---- — MILLVILLE, Iowa (AP) — On a warm fall afternoon, with the Turkey River lazing by, pampas grass rustling and cicadas buzzing loudly, it's easy to see why folks settled Millville years ago.
The tiny Clayton County town, bordered by U.S. 52 to the east and timbered bluffs to the west, stretches from the river to the north and a county road three-quarters of a mile south.
When the thin strip of valley south of Guttenberg filled with families and businesses in the 1950s and '60s, townsfolk decided to incorporate themselves into a formal municipality. Millville became an official Iowa town in 1967.
Longtime Millville resident Jim Hankes remembers two grocery stores, four gas stations, two taverns, restaurants and a creamery.
"Everyone was happy and got along. We all wanted to live 'in the country,' where it was quiet," said Hankes, who has served as the Millville mayor or on the City Council since the 1970s.
But the Dubuque Telegraph Herald reports (http://bit.ly/1636v9t ) Millville today is a ghost of its bustling past with a handful of structures, 21 residents and few operating businesses. So Hankes and his fellow city officials have voted to end their town as an official entity.
They have requested permission from Iowa's City Development Board to unincorporate and are organizing their town's demise. The board will rule on the request, likely in November, and probably will take over paying Millville's bills. The secretary of state must make the final decision on Millville's fate, but if Millville submits its paperwork by year's end, the town will cease to exist, explained Matt Rasmussen, development board administrator.
"With so few people, it's hard to get people to serve as officials, and it's a lot of work for what we get," said City Clerk Jessica Bittner, who also has served on the council.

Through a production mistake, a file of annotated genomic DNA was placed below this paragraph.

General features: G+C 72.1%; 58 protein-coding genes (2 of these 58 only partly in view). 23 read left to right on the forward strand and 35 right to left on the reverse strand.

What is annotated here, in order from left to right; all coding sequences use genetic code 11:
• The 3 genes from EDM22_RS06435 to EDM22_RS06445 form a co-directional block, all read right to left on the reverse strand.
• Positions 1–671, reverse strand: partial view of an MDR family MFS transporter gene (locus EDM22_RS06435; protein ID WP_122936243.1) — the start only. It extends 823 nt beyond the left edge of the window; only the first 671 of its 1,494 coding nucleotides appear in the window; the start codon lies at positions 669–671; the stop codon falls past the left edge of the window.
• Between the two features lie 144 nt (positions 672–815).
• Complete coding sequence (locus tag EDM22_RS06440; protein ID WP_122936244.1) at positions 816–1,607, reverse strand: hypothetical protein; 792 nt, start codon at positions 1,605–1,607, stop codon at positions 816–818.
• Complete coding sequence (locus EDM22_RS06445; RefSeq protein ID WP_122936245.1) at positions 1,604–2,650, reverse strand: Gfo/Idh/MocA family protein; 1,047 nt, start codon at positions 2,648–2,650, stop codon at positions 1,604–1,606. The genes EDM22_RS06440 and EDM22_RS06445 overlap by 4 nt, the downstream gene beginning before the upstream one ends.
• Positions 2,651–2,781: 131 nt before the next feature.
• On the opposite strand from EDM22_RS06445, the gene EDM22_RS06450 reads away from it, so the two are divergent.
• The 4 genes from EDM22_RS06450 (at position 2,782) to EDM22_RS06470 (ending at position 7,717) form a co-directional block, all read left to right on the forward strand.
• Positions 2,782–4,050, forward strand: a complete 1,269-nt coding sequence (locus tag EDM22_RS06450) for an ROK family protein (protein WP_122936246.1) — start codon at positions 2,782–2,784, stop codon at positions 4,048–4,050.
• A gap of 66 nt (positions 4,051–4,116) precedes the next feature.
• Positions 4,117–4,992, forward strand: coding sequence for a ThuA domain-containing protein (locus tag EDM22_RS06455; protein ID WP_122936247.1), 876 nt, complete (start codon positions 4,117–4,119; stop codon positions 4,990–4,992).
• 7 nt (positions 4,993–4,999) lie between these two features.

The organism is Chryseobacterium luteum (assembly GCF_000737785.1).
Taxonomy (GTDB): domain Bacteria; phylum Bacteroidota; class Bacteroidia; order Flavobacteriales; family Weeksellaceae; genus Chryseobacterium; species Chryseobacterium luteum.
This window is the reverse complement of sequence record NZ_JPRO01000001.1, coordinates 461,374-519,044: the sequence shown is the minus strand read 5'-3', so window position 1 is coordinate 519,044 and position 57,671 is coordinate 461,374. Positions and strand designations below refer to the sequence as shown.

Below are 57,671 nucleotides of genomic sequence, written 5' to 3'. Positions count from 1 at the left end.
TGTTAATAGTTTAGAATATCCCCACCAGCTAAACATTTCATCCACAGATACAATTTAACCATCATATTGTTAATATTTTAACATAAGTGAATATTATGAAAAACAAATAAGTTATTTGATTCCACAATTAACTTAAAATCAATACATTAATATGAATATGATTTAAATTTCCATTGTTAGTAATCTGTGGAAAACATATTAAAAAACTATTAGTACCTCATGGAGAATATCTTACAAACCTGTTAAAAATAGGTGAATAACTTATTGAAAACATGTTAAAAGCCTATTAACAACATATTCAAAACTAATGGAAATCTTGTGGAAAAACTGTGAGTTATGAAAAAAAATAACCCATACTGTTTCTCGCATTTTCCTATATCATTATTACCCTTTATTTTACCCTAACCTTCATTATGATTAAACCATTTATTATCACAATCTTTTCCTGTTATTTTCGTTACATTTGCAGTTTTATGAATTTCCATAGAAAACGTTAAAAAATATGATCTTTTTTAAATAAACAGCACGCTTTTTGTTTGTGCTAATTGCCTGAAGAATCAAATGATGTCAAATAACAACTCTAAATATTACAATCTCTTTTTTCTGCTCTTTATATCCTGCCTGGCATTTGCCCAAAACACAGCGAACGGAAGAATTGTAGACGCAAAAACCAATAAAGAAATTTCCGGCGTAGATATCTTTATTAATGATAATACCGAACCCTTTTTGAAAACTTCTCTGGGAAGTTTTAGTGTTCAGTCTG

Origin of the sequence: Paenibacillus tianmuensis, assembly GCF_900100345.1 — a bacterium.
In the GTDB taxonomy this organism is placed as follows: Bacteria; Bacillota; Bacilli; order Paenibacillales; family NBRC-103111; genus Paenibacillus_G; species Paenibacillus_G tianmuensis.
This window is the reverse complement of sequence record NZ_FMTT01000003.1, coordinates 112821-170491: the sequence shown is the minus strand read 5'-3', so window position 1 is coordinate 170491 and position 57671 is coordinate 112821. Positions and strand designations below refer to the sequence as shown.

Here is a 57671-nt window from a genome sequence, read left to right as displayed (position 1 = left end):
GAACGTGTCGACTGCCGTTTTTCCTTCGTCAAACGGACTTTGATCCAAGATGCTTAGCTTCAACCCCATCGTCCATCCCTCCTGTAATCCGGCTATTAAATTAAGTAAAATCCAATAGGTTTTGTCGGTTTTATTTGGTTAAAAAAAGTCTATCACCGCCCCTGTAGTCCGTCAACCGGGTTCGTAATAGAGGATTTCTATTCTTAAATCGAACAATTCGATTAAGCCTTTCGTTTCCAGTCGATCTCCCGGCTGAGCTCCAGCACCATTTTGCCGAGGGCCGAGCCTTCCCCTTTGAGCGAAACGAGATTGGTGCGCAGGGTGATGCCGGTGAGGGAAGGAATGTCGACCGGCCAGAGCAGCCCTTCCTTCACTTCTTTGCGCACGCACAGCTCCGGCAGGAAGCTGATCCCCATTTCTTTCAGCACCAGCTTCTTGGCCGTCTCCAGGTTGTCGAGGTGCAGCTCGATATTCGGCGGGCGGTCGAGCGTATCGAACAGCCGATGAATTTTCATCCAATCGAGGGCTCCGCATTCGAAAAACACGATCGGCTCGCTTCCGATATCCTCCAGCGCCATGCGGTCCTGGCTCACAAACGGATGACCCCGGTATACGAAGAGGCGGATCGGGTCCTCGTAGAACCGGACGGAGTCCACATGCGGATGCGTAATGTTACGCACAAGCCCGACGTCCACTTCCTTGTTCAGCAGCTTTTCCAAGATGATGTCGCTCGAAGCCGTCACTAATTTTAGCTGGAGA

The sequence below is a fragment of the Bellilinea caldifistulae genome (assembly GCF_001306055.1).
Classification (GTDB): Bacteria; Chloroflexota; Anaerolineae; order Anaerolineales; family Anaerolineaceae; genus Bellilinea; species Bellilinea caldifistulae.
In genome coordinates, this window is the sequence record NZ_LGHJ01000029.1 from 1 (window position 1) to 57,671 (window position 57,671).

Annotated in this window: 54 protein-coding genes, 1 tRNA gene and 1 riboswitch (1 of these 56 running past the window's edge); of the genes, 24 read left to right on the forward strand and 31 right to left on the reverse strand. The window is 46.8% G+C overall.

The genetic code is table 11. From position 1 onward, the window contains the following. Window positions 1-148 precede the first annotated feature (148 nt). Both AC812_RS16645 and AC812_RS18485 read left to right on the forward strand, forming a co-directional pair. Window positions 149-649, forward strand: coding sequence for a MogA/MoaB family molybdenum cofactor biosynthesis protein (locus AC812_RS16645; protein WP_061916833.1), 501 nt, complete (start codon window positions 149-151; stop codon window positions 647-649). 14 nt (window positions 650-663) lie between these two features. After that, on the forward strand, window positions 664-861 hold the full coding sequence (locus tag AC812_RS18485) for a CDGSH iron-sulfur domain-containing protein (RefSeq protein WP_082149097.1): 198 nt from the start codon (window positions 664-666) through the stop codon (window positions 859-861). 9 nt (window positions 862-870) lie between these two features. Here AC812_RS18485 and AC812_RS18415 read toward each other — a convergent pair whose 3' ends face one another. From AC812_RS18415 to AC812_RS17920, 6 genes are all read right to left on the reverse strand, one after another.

Mayor Larry Wilson, who has lived in town for seven years, added, "We had a public hearing at my kitchen table, and five or six people showed up. We've been talking about (disbanding) for some time."
Even though parts of the town are regularly swamped by the Turkey River, flooding episodes had nothing to do with the decision to unincorporate, he added, although the most recent flood caused the popular Millville Steakhouse to close.
The town coffers have some surpluses from taxes paid by the dozen property owners and from local-option and road-use taxes. With that money, officials plan to repair several short streets in town and to pay ahead for four years of garbage hauling by a private contractor. What's left will be donated to the public library and public school in Guttenberg, the nearest municipality.
After the paperwork is completed, Bittner will pack up the town's legal and historical documents and haul them to the Clayton County courthouse, where they will be stored in perpetuity. Bittner's husband, Dan, is a Millville native, and their two children were born as town residents.
"It's sad to see that there is not going to be a Millville, but the town will still be here," she said.
The community will become part of rural Clayton County, and it will be governed by county laws and officials.
Hankes said the decision to end Millville is bittersweet.
"It's yes and no. It's too hard to get anyone involved anymore. So many people have moved or died," he said. "But in a few more months, it'll all be over."
Although Millville normally would hold city elections Nov. 5 along with the rest of the state, because the town would cease to exist before anyone could take office in January, elections are moot.
Iowa's countryside is dotted with tiny towns, many of them struggling to survive, but it is relatively rare for the leaders of those entities to decide to formally disband, according to Rasmussen, the development board administrator.
"Since 1992, there have only been four discontinuances. Kent in 2002, Littleport and Athelstan in 2004, and Mount Sterling in 2012," he said. "It's usually very, very small towns with less than 50 residents who decide that the county can provide the same services to them."
Information from: Telegraph Herald, http://www.thonline.com